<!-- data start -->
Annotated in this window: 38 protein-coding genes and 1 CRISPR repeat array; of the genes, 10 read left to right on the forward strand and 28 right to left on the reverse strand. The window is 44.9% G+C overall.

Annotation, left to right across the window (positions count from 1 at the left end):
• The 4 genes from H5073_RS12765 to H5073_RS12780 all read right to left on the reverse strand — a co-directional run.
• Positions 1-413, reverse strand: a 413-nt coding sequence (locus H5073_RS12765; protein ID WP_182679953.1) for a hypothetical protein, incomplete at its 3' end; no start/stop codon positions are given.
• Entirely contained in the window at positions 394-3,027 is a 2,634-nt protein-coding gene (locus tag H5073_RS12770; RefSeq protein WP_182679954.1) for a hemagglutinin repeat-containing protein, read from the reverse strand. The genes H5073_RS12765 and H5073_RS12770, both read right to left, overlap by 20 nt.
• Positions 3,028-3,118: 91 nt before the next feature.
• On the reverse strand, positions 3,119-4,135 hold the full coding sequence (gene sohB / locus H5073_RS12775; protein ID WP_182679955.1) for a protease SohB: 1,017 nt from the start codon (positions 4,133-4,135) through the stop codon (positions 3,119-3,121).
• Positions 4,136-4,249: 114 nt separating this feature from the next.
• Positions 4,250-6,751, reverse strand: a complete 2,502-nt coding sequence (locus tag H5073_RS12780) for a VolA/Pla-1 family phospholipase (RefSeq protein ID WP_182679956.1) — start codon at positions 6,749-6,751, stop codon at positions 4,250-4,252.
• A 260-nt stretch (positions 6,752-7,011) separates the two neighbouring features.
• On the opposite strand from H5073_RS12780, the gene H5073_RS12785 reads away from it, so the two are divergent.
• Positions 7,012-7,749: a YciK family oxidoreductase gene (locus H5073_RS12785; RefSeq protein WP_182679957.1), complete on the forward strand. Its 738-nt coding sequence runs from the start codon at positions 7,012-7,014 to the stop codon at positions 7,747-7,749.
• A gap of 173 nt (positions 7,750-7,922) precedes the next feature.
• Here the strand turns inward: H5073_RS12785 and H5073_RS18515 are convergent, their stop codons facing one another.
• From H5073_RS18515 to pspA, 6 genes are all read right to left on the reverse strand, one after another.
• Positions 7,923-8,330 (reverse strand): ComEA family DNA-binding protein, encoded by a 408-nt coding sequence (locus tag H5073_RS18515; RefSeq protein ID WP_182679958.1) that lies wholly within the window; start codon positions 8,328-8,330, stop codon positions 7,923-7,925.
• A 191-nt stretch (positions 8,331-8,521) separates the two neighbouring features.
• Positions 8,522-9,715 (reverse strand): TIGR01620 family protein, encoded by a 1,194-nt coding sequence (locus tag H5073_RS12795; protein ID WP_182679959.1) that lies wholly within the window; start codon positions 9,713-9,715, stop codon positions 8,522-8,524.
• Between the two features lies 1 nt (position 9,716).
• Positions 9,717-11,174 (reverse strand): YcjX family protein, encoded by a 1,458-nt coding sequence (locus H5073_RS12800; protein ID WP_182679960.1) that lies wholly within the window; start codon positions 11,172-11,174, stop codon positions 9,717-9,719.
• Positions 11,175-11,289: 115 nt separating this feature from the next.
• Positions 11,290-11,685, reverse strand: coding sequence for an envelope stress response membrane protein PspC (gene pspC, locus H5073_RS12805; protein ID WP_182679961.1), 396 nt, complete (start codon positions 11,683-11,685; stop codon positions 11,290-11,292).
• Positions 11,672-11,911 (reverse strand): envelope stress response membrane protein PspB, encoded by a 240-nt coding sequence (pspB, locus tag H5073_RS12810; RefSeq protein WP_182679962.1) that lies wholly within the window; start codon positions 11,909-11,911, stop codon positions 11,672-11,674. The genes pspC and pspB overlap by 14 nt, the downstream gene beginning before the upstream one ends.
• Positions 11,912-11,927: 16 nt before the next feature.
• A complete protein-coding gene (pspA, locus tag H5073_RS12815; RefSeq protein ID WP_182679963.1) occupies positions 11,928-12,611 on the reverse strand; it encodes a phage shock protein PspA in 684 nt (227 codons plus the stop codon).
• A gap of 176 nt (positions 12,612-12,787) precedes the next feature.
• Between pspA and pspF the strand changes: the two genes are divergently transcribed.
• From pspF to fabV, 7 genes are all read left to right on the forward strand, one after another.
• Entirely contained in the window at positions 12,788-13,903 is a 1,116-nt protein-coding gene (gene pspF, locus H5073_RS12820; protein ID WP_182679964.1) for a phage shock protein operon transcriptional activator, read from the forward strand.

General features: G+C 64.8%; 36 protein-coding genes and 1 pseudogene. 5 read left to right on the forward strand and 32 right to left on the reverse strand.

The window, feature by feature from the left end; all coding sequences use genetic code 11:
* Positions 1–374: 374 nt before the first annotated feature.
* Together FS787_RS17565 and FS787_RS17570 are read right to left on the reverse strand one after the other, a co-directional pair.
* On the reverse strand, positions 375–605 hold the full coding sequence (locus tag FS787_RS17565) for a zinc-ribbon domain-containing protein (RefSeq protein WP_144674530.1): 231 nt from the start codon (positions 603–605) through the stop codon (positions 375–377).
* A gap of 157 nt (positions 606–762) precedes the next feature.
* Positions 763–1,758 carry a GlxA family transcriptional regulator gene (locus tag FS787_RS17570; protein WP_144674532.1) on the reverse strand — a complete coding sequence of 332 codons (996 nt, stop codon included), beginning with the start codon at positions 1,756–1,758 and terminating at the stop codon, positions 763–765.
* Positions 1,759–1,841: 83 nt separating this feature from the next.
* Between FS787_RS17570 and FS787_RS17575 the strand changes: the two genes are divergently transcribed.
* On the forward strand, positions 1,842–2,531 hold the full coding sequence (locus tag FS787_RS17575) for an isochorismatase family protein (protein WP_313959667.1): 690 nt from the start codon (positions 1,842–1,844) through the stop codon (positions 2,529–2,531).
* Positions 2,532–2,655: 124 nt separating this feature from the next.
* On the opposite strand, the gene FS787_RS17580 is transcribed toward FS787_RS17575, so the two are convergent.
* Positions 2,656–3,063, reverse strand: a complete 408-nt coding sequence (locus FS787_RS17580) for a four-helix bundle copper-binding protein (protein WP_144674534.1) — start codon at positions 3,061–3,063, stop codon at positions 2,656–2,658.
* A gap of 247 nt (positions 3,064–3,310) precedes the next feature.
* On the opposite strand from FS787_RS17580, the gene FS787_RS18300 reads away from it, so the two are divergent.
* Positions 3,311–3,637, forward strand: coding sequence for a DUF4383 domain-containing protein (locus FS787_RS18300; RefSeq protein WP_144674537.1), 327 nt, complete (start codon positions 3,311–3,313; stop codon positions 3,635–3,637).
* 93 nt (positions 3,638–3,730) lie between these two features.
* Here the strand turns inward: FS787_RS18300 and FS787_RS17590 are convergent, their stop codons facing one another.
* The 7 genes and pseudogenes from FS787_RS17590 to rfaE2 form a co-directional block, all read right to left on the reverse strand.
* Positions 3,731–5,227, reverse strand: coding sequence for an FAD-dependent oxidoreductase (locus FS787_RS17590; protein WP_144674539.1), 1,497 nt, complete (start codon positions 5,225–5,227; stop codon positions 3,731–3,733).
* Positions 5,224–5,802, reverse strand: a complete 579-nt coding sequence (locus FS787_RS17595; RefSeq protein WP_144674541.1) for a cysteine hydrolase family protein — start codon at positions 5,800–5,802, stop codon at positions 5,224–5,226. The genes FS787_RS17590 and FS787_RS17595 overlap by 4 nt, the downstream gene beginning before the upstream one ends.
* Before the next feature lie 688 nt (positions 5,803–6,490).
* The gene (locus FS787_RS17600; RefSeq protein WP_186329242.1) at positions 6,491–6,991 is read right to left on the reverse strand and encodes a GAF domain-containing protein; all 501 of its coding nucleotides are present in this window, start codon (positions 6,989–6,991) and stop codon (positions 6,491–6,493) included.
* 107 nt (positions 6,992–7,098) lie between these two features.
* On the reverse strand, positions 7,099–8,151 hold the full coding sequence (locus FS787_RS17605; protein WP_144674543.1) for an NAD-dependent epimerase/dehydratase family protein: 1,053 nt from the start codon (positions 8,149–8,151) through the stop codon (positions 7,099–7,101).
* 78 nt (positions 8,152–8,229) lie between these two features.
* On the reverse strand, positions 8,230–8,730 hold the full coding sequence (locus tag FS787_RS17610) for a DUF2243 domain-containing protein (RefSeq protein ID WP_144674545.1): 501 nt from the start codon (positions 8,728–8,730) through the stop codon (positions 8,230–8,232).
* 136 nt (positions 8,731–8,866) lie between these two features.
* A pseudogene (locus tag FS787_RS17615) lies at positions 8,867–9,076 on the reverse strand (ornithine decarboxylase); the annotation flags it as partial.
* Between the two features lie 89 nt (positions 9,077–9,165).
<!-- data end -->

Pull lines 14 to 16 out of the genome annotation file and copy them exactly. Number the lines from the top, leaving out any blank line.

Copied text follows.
• Here the strand turns inward: H5073_RS12785 and H5073_RS18515 are convergent, their stop codons facing one another.
• From H5073_RS18515 to pspA, 6 genes are all read right to left on the reverse strand, one after another.
• Positions 7,923-8,330 (reverse strand): ComEA family DNA-binding protein, encoded by a 408-nt coding sequence (locus tag H5073_RS18515; RefSeq protein ID WP_182679958.1) that lies wholly within the window; start codon positions 8,328-8,330, stop codon positions 7,923-7,925.